NEW ORLEANS --- Owners haven't talked about using replacement players if the NFL's first work stoppage since 1987 stretches on, Commissioner Roger Goodell said Tuesday, and the league might not keep its last contract offer on the table if bargaining doesn't resume soon.
"We have not had any discussions or consideration of replacement players," Goodell said at a news conference closing the annual owners meetings. "It hasn't been discussed, it hasn't been considered, and it's not in our plans."
He also said the Miami Dolphins and four other teams have been fined or been told the NFL is investigating them for violating off-season rules prohibiting contact with players. Goodell was asked specifically about the Dolphins; he did not reveal other teams involved.
NFL general counsel Jeff Pash said the violations aren't related to the league's lockout of players, which began March 12, hours after negotiations with the players broke off, and the union dissolved. Even during normal off-seasons, from the end of one season until around March 15, NFL rules bar teams from holding organized workouts, practice or meetings, and don't allow position coaches to supervise players.
Goodell said he hasn't spoken to NFL Players Association executive director DeMaurice Smith since March 11, when talks ended after 16 days of federal mediation.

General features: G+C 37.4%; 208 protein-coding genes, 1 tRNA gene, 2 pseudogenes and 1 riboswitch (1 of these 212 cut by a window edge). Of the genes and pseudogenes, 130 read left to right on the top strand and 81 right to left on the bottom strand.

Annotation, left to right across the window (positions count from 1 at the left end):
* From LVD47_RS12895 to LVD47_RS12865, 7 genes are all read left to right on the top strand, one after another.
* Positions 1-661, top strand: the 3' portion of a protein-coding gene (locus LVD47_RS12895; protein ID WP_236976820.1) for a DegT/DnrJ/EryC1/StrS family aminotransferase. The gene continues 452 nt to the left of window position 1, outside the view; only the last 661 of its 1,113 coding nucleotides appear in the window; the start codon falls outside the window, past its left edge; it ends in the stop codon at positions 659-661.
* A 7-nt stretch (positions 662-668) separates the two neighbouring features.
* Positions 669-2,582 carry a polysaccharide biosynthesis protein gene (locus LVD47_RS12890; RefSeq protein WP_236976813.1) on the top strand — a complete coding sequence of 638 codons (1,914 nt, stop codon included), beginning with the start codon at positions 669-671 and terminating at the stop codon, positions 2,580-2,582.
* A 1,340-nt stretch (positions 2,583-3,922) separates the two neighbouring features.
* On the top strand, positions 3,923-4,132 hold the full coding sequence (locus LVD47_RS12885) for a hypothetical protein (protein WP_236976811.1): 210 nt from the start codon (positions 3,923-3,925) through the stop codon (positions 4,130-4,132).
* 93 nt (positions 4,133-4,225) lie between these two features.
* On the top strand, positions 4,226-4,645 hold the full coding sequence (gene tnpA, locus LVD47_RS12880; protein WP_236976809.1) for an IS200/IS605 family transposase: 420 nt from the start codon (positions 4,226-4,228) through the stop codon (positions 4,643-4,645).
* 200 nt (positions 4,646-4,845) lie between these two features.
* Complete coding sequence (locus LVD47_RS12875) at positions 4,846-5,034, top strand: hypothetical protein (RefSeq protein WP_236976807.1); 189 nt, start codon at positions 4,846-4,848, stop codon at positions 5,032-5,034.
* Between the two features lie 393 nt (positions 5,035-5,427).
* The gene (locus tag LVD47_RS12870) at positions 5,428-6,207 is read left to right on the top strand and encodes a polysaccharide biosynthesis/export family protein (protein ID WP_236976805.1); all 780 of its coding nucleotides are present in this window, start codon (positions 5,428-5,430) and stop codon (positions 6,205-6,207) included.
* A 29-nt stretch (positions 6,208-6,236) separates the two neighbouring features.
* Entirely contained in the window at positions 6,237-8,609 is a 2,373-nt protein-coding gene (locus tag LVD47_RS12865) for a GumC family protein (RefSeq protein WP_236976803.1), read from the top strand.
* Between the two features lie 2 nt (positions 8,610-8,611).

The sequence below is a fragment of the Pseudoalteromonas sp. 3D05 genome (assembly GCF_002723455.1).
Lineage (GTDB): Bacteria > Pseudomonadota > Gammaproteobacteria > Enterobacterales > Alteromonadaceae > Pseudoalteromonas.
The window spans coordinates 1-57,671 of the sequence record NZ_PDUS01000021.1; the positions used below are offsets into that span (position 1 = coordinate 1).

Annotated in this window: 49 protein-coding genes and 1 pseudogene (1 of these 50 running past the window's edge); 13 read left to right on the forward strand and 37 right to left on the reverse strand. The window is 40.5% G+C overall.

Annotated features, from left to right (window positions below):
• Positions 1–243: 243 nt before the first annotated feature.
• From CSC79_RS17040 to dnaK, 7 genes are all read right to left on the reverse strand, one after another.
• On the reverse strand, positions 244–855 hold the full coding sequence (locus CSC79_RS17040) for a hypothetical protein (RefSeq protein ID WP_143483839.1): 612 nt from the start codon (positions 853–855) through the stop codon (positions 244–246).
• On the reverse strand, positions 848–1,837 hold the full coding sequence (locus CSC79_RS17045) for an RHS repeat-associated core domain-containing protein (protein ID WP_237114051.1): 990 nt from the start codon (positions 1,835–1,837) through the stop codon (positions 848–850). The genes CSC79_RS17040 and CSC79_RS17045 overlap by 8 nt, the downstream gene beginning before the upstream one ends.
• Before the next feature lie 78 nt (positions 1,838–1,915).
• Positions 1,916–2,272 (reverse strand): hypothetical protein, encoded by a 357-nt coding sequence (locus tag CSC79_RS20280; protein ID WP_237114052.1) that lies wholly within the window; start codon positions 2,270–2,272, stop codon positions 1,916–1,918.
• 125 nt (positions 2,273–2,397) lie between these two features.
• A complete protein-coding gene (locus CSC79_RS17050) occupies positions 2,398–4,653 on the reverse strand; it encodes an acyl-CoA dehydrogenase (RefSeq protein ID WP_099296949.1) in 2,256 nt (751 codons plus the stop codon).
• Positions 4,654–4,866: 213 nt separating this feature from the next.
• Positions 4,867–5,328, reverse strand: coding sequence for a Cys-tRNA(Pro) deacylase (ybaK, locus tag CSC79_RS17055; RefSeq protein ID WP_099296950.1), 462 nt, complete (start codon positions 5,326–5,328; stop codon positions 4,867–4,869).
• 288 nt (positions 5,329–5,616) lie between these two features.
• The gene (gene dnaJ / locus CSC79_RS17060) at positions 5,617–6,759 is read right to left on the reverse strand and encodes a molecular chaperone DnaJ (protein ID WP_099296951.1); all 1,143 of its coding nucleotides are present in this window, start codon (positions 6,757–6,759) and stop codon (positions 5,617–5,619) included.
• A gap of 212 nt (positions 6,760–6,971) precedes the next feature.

Owners made a proposal that day that included an increase in their 2011 salary cap offer from $131 million to $141 million; the players had been seeking a $151 million cap for that year, plus a chance to earn a percentage of any higher-than-projected revenues above a certain threshold.
Six days after that proposal was made, Goodell outlined some of the specifics in an e-mail sent to all active players.
Some players complained about Goodell's letter, saying it was meant to divide them. They also objected to the letter's suggestion that players push their "union to return to the bargaining table" -- the NFLPA renounced its status as a union and says it is now a trade association. That, in turn, permitted players to sue the league in federal court under antitrust laws. A hearing is scheduled for April 6.
In other news, the NFL will move kickoffs up 5 yards to the 35-yard line, keep touchbacks coming out to the 20 and allow the number of players in a blocking wedge to remain at two. Kick coverage players now will be limited to lining up 5 yards or fewer from the spot of the kickoff.
Team owners also voted Tuesday to make all scoring plays reviewable by the replay official and referee.